THE STORY OF PETROHUASTECA
This case is still evolving and has great potential for several topics relevant for managers. Values, ethics, the distinction between legal and ethical, conflicts between individual and organizational values and norms, and choices in the face of conflicts and dilemmas, and perhaps even issues of identity (which have not been elaborated in the present version sufficiently, but there are aspects of being a Japanese American Army Officer that play a role in this case). A preliminary list of discussion questions in some of these topic areas is included in this early draft version of the case. More will be added as the case evolves.
This case is appropriate for graduate level courses in organizational behavior and ethics classes. It would be specially useful in an executive classroom with working adults who face conflicts and dilemmas at work as part of their jobs. Use it as an example for topics of values, ethics, distinction between legal and ethical, conflicts between individual and organizational values, and choices in the face of conflicts and dilemmas. It is not appropriate for an undergraduate audience or for a group that does not have maturity to debate beyond the ideological and political biases that this case is likely to bring up for sure. It is also not recommended for a class where the teacher does not have a high level of comfort with his or her own mastery over steering debates productively while using cases, since this one is likely to fuel heated debates.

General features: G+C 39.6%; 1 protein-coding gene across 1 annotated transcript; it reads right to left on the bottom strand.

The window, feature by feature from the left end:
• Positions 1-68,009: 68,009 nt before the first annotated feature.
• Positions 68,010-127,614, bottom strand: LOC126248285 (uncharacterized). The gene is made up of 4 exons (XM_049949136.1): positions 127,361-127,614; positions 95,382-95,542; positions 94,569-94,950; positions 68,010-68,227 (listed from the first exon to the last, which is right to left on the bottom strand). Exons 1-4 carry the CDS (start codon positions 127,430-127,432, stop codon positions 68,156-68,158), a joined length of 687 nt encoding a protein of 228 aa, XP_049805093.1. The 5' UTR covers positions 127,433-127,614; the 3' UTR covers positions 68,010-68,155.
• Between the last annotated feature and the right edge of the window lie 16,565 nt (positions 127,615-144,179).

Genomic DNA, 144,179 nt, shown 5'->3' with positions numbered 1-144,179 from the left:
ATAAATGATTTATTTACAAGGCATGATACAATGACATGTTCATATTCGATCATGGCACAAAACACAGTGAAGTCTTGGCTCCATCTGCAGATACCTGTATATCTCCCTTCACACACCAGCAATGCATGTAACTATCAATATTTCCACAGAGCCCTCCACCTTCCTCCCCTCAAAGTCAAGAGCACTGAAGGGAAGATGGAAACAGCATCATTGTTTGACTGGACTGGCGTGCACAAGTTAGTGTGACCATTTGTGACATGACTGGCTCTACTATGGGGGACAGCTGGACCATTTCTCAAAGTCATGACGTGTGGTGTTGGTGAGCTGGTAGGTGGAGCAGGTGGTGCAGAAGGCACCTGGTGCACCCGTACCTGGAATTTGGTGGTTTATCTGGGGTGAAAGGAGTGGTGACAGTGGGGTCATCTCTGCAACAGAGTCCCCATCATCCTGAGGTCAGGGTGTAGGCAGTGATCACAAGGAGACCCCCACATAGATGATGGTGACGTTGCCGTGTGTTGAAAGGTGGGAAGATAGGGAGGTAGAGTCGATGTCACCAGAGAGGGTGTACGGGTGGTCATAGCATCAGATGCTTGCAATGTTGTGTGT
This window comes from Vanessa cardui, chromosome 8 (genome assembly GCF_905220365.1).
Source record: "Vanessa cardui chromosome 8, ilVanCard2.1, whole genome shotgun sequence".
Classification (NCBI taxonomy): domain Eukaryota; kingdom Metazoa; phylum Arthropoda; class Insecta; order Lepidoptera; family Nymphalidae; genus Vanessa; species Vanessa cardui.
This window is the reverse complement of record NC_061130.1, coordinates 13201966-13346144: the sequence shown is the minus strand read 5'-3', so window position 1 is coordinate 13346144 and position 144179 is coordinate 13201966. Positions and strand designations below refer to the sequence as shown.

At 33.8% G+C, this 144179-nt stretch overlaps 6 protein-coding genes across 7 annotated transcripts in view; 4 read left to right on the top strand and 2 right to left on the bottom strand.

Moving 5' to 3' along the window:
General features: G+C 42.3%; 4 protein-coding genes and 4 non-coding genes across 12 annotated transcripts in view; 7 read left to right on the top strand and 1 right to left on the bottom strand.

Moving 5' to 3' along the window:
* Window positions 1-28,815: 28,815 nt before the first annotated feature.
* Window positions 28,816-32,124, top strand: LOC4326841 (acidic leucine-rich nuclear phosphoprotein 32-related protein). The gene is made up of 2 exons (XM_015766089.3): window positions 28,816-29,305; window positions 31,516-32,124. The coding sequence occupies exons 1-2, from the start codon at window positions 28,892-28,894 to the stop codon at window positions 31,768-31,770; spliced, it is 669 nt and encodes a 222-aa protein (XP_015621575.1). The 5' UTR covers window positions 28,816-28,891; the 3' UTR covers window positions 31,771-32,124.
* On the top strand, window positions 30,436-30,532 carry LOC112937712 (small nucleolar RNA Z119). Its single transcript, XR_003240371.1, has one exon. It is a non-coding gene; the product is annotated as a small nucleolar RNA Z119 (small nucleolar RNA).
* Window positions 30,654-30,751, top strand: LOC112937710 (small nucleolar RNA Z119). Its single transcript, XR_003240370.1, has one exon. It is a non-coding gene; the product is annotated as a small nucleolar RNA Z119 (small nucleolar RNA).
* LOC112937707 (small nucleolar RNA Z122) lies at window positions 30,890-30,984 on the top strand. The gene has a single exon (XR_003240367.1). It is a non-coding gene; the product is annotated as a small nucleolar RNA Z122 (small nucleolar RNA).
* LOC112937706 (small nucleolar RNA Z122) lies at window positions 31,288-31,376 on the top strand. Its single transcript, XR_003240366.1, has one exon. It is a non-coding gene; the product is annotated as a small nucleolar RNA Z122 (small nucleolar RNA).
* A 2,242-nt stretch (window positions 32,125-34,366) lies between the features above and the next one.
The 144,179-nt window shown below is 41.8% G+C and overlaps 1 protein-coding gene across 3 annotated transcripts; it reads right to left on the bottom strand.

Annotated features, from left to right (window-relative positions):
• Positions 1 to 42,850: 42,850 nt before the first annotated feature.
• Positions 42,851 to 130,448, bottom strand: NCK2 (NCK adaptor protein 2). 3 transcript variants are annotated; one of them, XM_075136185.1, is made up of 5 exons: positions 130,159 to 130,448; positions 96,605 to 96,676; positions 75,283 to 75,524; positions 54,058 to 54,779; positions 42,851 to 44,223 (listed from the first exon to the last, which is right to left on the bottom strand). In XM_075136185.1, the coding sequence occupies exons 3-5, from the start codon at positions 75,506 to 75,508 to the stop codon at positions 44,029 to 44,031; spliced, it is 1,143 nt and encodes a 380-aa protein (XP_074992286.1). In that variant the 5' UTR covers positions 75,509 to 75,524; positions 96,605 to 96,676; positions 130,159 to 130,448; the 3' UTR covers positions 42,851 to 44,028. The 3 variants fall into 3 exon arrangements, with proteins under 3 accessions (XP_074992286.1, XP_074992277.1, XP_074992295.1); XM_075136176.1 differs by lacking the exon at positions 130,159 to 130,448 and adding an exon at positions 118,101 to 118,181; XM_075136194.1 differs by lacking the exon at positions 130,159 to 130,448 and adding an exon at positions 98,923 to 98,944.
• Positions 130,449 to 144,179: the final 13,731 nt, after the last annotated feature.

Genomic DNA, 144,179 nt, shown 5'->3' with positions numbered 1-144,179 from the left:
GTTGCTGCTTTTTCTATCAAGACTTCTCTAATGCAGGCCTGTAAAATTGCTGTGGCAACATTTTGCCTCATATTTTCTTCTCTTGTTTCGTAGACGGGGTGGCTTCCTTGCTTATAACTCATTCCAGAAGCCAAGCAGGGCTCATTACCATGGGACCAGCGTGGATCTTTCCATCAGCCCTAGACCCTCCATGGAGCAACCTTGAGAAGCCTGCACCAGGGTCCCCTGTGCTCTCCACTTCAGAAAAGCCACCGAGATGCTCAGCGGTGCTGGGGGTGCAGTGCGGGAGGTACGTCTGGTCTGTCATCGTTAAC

This case showcases the moral and ethical dilemmas facing an officer in the US Army. While doing research in preparation for his upcoming deployment to the war in Iraq, First Lt. Ehren Watada learnt things that led him to conclude that the war was illegal and immoral. He was not allowed to resign from his position or choose a different role within the army. He faced the dilemma between obeying orders to go into combat or following his conscience and disobeying his superiors. Disobedience had serious consequences: a court martial, upto six years in prison, and dishonorable discharge from service. He sincerely believed that the executive branch of the government was misleading the Military and waging a war that was in violation of the constitution of the country, which he as an army officer, was under oath to protect. He chose to disobey the orders and go public with his position.